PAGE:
He also said other challenges involved in implementing the tracking system included getting a good initial audit of the kits in the state, getting laws changed to allow for them to be the ones with the statutory authority to run the system, and putting together the requisite IT resources.

Its success can hardly be questioned.

The Atlantic reported that from 2016 to 2018, the number of DNA samples eligible for analysis in Idaho crime labs increased by 161.5% and that the state has now submitted all of its previously unsubmitted kits that were eligible for testing.

And encouragingly enough, there is progress being made elsewhere as well.

Debbie Smith was sexually assaulted in 1989 and had to wait for six years after the attack for a crime lab to test her rape kit.

Her advocacy for the cause saw the passage of the Debbie Smith Act in 2004, which granted federal funding to support the processing of DNA evidence.

2012's Sexual Assault Forensic Evidence Registry Act expanded on the Debbie Smith Act and granted funding to end backlogs in both crime labs and police custody.  2015's SAKI, a Department of Justice program set up with the help of Research Triangle International (RTI), provided funding to cover unsubmitted kits.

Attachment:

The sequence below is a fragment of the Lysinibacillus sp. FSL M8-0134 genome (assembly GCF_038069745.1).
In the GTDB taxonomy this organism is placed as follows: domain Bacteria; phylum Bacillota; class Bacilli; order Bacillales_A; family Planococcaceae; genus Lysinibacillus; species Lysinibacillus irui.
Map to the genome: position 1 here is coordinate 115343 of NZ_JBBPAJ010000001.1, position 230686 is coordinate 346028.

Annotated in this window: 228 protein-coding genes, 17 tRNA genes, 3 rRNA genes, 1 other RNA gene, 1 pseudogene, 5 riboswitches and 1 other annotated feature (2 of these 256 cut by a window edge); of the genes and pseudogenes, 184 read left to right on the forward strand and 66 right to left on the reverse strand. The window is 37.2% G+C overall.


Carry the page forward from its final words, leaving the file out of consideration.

In 2015, just one state had a law for a rape kit-tracking system. Today, there are 17 states with tracking laws, with Illinois announcing plans to have a tracking system by the end of the year.  

Gamette told MEAWW that he has been personally contacted by at least 26 different states who have inquired about Idaho's tracking system and that he is currently working with Puerto Rico on an implementation.

The software, he said, is being offered free of charge to all government entities, who could no doubt use it considering that it's estimated that across the United States today, close to a quarter of a million rape kits remain untested — kits that have DNA evidence, which if entered into the national database, could help solve more than two million crimes that have unidentified DNA.